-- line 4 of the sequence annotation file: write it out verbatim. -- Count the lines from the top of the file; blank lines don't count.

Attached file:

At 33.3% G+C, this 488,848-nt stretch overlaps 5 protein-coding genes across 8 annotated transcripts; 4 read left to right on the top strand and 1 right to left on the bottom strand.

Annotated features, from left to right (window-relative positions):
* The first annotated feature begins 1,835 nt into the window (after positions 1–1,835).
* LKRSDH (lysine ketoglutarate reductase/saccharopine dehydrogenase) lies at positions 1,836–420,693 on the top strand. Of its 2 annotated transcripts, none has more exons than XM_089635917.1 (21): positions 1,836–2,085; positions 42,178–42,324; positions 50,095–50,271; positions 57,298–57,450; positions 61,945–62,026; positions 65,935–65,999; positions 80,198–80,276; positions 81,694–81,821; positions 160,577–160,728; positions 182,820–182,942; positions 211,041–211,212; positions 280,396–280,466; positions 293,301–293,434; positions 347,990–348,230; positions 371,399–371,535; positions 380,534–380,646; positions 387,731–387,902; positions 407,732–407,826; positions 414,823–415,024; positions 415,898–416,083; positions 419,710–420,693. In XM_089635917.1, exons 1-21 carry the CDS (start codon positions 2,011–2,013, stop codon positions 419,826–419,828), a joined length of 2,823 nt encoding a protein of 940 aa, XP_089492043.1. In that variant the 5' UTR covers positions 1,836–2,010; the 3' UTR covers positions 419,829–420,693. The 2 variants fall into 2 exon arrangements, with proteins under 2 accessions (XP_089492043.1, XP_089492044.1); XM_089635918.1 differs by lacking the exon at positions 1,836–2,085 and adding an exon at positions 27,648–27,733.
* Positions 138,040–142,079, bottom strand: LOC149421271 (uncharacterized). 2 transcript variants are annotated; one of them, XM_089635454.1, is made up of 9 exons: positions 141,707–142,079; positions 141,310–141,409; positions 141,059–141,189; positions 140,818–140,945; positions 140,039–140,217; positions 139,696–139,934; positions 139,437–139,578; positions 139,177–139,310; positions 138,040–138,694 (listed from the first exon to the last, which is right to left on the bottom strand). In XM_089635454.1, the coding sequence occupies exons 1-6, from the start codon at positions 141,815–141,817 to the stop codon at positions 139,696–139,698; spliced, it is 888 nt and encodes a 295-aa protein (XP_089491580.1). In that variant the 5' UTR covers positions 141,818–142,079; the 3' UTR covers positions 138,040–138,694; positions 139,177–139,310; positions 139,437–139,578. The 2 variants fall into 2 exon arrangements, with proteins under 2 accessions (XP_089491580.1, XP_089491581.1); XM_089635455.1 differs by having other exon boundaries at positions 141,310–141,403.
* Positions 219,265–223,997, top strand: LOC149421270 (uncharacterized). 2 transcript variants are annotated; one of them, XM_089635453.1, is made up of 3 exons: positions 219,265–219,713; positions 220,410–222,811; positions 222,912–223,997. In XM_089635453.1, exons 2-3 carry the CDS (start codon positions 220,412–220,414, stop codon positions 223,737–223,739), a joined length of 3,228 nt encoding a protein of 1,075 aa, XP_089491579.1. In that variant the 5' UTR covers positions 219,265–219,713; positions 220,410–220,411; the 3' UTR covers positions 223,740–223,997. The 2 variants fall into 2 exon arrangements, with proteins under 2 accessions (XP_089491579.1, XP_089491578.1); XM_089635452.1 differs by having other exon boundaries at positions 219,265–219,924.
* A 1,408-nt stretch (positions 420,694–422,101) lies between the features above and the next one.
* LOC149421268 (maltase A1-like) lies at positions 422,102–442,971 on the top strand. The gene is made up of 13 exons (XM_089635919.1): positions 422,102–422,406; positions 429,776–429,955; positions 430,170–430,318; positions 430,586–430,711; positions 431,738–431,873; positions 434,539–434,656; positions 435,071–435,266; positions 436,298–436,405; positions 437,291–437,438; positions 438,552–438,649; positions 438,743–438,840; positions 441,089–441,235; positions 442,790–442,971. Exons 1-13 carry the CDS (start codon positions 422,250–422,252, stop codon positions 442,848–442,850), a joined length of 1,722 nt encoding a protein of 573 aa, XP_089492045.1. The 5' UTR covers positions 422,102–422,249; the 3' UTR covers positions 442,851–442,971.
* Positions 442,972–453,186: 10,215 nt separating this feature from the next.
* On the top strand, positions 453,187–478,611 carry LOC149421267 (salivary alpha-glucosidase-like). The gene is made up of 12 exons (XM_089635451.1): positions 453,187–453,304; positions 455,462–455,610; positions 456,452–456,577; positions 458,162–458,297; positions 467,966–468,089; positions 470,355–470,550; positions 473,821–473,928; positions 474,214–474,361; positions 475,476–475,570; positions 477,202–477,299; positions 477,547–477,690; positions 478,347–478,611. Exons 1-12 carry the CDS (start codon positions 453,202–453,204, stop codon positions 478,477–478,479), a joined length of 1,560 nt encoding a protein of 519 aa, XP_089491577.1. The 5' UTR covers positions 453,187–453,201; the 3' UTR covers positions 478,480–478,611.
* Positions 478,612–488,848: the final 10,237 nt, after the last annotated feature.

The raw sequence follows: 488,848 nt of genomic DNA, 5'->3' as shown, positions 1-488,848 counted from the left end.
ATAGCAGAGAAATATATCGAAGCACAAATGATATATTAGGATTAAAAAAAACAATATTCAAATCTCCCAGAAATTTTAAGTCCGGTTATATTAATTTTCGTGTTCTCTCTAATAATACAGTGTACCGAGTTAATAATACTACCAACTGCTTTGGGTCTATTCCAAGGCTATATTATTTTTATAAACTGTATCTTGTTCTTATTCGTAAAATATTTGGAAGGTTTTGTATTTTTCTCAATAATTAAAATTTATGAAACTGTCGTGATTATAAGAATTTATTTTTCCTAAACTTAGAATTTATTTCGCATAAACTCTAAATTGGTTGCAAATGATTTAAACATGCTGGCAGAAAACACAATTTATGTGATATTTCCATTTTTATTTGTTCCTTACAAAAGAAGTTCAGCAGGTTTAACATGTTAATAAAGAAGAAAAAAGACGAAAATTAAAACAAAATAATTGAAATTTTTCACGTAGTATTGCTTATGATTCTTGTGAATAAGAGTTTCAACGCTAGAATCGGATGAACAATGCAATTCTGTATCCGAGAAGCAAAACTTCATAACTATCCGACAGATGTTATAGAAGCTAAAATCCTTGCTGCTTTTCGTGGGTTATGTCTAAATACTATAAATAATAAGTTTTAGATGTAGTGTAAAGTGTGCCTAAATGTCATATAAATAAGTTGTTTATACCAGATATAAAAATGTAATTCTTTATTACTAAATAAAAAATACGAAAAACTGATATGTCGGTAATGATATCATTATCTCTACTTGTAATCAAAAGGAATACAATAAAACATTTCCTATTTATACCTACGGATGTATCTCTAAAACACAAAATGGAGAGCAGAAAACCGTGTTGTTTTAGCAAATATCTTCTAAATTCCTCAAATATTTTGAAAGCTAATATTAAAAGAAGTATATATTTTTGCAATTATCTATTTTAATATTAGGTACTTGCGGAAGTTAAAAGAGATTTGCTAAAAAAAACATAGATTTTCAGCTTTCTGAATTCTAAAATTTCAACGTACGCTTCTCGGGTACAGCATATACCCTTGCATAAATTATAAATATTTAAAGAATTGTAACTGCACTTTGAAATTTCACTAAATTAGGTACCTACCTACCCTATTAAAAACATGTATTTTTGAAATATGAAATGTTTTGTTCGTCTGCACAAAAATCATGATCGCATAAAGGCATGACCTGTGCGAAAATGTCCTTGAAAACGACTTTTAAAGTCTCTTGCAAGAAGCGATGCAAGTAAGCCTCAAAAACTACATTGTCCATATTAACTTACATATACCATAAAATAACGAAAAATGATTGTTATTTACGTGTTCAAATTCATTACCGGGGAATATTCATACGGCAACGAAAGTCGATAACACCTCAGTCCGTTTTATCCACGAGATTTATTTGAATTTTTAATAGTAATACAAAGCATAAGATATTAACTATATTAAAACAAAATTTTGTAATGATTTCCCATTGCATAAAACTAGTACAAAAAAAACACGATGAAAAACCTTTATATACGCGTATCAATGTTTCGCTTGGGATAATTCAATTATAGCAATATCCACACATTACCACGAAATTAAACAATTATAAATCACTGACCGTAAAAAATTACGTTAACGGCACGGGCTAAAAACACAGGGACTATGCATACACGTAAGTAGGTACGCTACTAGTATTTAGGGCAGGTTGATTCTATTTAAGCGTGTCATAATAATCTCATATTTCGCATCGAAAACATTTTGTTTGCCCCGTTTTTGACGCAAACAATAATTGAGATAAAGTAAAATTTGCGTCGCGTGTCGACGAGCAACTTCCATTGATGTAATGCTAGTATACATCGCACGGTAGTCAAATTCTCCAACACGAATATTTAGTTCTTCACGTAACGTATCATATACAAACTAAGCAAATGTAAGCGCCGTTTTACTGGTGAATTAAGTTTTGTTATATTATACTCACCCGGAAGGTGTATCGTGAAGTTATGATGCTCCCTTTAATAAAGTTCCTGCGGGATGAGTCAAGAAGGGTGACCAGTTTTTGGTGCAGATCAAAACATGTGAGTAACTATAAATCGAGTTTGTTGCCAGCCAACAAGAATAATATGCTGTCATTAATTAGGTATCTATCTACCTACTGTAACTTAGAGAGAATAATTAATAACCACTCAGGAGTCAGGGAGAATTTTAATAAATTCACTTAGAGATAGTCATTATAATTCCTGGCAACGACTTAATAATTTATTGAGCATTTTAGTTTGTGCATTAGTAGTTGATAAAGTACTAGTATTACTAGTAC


* LKRSDH (lysine ketoglutarate reductase/saccharopine dehydrogenase) lies at positions 1,836–420,693 on the top strand. Of its 2 annotated transcripts, none has more exons than XM_089635917.1 (21): positions 1,836–2,085; positions 42,178–42,324; positions 50,095–50,271; positions 57,298–57,450; positions 61,945–62,026; positions 65,935–65,999; positions 80,198–80,276; positions 81,694–81,821; positions 160,577–160,728; positions 182,820–182,942; positions 211,041–211,212; positions 280,396–280,466; positions 293,301–293,434; positions 347,990–348,230; positions 371,399–371,535; positions 380,534–380,646; positions 387,731–387,902; positions 407,732–407,826; positions 414,823–415,024; positions 415,898–416,083; positions 419,710–420,693. In XM_089635917.1, exons 1-21 carry the CDS (start codon positions 2,011–2,013, stop codon positions 419,826–419,828), a joined length of 2,823 nt encoding a protein of 940 aa, XP_089492043.1. In that variant the 5' UTR covers positions 1,836–2,010; the 3' UTR covers positions 419,829–420,693. The 2 variants fall into 2 exon arrangements, with proteins under 2 accessions (XP_089492043.1, XP_089492044.1); XM_089635918.1 differs by lacking the exon at positions 1,836–2,085 and adding an exon at positions 27,648–27,733.